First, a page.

The Carver and the Artist: Māori Art in the Twentieth Century
In The Carver and the Artist Damian Skinner charts the growth and development of the new forms of Māori art that emerged from the rapid urbanisation of Māori in the mid-twentieth century. He tells the story of the customary culture championed by Apirana Ngata at the Rotorua School of Māori Arts and Crafts, and how artists like Arnold Wilson, Para Matchitt and Selwyn Muru, encouraged by Gordon Tovey and the Education Department, reacted against this and constructed a Māori art that engaged with the modern world in which they lived. There was a rich trafficking between tradition and modernism – two seemingly incompatible but not always opposing positions that were the source of a great upswelling of creativity.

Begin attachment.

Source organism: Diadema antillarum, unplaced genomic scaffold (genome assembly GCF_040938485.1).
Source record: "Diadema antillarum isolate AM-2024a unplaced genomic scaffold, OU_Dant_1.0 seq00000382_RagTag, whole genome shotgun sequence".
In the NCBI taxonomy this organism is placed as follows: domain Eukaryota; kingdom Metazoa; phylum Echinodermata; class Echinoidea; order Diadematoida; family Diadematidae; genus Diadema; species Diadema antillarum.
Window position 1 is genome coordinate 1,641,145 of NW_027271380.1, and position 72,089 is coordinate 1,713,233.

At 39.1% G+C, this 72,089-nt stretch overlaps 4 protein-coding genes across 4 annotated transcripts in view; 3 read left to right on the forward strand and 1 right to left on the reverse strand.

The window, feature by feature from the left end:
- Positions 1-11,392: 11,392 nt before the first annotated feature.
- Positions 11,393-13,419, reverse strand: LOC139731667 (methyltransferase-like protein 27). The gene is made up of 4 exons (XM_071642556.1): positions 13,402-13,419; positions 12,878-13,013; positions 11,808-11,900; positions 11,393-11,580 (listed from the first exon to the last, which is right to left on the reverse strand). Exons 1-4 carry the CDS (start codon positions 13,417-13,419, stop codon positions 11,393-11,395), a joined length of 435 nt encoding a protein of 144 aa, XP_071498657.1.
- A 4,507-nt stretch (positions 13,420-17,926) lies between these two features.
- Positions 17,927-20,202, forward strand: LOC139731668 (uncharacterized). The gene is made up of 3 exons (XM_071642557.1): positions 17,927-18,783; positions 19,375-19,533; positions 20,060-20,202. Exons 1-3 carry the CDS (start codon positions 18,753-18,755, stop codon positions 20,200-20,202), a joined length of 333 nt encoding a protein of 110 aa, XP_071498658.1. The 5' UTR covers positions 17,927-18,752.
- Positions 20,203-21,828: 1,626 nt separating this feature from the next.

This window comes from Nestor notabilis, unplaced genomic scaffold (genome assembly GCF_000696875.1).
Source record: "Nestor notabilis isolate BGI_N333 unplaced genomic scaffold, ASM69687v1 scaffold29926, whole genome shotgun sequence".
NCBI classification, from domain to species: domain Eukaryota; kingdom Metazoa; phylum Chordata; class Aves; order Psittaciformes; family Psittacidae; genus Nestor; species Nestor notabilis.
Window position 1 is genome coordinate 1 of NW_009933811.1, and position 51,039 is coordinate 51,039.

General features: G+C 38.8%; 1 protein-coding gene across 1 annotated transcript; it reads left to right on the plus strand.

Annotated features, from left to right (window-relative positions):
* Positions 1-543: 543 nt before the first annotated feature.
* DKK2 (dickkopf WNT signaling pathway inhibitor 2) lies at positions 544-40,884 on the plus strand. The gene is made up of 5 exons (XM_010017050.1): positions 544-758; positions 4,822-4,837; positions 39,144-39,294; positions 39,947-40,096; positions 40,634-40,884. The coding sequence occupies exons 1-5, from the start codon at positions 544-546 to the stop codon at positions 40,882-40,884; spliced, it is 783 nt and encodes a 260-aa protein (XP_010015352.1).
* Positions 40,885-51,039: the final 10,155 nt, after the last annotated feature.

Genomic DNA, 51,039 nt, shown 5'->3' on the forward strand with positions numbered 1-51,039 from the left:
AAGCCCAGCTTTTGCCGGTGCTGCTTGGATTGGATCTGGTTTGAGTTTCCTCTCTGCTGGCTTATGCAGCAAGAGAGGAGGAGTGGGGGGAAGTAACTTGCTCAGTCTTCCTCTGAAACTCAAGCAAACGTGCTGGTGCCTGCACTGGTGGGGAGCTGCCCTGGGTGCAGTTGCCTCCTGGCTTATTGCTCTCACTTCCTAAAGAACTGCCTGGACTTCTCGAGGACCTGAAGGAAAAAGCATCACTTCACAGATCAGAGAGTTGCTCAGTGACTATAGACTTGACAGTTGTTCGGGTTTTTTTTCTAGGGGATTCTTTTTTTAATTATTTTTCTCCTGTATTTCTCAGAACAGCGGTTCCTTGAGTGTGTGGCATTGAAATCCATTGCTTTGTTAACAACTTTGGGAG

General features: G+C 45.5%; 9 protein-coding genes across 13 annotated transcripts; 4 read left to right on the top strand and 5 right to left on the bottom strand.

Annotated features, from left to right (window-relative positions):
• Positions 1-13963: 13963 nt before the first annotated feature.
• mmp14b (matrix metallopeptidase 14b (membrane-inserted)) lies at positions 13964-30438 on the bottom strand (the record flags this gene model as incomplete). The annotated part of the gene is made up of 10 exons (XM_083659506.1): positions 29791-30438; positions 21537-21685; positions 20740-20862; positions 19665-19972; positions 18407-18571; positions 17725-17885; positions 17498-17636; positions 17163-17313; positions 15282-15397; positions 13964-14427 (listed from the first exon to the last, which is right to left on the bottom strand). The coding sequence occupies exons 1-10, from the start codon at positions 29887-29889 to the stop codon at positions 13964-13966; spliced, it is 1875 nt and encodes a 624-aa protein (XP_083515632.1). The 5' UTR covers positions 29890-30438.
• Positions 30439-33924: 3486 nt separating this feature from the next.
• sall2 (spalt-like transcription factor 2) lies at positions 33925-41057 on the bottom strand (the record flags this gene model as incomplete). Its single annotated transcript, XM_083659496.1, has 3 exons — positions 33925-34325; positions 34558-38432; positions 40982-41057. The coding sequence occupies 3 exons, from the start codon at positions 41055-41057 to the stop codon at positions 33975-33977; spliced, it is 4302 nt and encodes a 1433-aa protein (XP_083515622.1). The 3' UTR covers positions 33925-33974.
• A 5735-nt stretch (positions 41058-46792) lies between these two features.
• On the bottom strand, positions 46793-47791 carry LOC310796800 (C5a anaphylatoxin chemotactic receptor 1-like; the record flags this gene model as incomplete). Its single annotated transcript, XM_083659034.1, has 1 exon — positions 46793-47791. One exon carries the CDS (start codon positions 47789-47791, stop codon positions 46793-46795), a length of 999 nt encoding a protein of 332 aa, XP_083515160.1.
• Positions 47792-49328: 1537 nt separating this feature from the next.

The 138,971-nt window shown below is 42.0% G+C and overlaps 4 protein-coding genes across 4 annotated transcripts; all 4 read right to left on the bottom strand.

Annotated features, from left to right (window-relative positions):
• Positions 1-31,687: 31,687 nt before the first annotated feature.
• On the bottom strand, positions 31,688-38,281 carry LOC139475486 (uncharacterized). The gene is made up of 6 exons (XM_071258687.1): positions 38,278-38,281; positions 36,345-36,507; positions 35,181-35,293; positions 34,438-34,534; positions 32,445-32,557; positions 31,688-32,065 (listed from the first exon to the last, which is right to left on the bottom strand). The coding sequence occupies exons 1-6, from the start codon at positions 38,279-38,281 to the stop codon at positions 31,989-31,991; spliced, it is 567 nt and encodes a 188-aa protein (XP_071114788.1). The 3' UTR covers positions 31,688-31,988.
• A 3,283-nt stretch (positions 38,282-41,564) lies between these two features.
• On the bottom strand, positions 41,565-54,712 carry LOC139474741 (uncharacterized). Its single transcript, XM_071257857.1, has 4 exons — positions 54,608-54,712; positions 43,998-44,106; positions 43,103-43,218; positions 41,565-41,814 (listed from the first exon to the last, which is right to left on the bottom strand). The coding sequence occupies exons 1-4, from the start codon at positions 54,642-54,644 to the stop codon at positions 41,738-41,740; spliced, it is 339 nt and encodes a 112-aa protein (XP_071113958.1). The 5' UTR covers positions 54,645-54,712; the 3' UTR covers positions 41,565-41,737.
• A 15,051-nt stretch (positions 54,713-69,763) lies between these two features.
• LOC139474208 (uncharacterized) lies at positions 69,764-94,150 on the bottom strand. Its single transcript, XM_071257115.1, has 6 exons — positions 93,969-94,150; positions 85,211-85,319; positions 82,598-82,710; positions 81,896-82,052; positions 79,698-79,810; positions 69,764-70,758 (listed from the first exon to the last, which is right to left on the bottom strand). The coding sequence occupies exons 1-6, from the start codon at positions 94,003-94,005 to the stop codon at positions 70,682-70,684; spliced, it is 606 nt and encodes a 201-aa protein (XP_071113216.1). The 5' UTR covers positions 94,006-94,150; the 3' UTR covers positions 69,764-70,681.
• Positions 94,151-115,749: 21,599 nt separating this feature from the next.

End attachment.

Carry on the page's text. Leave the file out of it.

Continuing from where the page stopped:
Skinner argues convincingly that an understanding of Māori modernism – or of Māori contemporaryy art – must be informed by an understanding of Māoritanga. In this book, the carver values the past, works within the communal framework of Māoritanga and respects the tapu nature of what he does; the artist looks to the present and future, practises as an individual within the studio and is concerned with the essential rather than spiritual nature of the work. But, as the lines between these identities blur and shift, the carver may become an artist and the artist a carver.
Richly illustrated with over 100 colour photographs of works that are not widely known, The Carver and the Artist vividly demonstrates the dynamic way in which Māori art negotiated modernity in the twentieth century.
More about Damian Skinner
It’s a hefty size and read, lavishly illustrated with photographs of some of our most influential carvers and artists and their work. – Mana Magazine